CarProof Vehicle History Reports is offering a free flood damage check on its website so that individuals thinking about buying a used car from the United States can check for water damage, including as a result of Superstorm Sandy.
After entering the vehicle identification number or VIN, the check will indicate if the car has ever sustained water damage in the U.S. and if it has been registered in an area affected by a significant storm, notes a statement from the London, Ontario-based company. CarProof searches its extensive database in the U.S. to look for flood titles and storm area registration.
The company notes there is a chance some used “flood status” cars have been transported across the border to Canada and potential buyers here might not know to ask about the vehicle’s status. Still, it can be difficult to determine if a vehicle has been water-damaged from an accident, heavy rainfall or a natural event like a hurricane.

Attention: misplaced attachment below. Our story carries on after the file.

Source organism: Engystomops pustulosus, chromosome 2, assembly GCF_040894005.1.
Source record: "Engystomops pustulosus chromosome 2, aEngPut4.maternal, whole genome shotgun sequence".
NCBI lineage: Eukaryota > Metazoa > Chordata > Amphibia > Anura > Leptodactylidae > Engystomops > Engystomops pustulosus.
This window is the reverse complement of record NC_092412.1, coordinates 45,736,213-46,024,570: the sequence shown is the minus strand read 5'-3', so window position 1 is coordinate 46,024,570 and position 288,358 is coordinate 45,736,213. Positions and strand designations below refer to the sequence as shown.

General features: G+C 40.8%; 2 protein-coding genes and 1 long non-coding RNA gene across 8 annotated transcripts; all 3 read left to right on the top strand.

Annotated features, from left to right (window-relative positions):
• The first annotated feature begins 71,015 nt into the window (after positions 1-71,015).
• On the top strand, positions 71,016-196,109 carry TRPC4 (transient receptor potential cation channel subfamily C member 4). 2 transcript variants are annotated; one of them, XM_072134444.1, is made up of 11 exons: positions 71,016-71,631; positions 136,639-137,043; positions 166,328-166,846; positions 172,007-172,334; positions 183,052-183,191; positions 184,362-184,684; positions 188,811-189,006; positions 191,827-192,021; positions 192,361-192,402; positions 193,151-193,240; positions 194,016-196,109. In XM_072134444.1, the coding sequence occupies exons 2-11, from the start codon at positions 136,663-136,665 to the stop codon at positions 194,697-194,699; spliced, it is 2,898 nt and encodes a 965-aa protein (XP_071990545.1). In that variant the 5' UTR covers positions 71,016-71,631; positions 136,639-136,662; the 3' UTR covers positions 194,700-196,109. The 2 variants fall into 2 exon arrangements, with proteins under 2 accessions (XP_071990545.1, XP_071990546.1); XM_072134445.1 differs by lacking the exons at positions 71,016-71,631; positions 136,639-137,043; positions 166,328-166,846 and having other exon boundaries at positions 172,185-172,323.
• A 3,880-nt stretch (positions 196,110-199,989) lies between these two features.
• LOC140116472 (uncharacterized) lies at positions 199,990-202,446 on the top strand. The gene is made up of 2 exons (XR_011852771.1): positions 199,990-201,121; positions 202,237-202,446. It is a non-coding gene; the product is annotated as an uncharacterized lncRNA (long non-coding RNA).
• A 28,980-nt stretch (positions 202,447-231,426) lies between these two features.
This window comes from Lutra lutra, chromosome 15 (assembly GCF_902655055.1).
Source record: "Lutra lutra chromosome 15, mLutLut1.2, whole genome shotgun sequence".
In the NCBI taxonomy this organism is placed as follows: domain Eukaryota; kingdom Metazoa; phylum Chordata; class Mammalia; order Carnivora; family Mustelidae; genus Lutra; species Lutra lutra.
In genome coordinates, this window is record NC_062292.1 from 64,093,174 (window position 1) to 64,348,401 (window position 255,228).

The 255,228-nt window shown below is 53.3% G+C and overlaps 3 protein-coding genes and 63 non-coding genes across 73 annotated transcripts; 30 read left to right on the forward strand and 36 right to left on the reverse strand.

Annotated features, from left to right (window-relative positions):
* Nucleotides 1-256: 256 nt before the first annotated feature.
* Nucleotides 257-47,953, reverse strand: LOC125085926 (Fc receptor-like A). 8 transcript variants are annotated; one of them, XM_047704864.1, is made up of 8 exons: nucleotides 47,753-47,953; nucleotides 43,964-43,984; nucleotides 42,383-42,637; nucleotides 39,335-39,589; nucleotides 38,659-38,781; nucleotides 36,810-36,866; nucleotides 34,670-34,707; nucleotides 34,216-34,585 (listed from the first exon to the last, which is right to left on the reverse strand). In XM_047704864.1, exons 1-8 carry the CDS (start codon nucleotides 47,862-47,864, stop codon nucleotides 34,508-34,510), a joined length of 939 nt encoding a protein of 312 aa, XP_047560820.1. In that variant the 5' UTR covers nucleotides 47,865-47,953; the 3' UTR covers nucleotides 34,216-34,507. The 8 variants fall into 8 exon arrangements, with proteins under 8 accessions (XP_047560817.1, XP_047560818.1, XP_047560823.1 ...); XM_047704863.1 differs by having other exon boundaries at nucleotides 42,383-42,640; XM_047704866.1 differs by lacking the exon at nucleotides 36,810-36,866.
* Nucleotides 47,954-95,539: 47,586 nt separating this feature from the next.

“Water damage, in particular saltwater damage, can have a lasting effect on a vehicle if it goes unrepaired,” CarProof reports. “The engine, transmission, drive train, fuel, brake and power steering systems are most susceptible to the dirt and contaminants that accompany a flood and corrosion can continue to cause damage months, and even years later.”
Last week, the Ontario Motor Vehicle Industry Council (OMVIC) reminded consumers to be vigilant since storm and flood-damaged vehicles from Hurricane Sandy could enter the province’s market.
“Consumers in Ontario must really pay attention to the history of a vehicle they are interested in including where it’s from,” said Terry O’Keefe, manager of communications for OMVIC.
One concern is “the sale of vehicles that were not insured for this kind of loss,” O’Keefe said. “These vehicles won't be reported to insurance companies and, therefore, won't get branded.”
Vehicles imported from the U.S. branded as “flood damaged” would automatically be labeled “irreparable” by Ontario’s Ministry of Transportation.
Photo: A damaged vehicle and property in New Jersey following Hurricane Sandy. (Credit: Office of the Governor/Tim Larsen)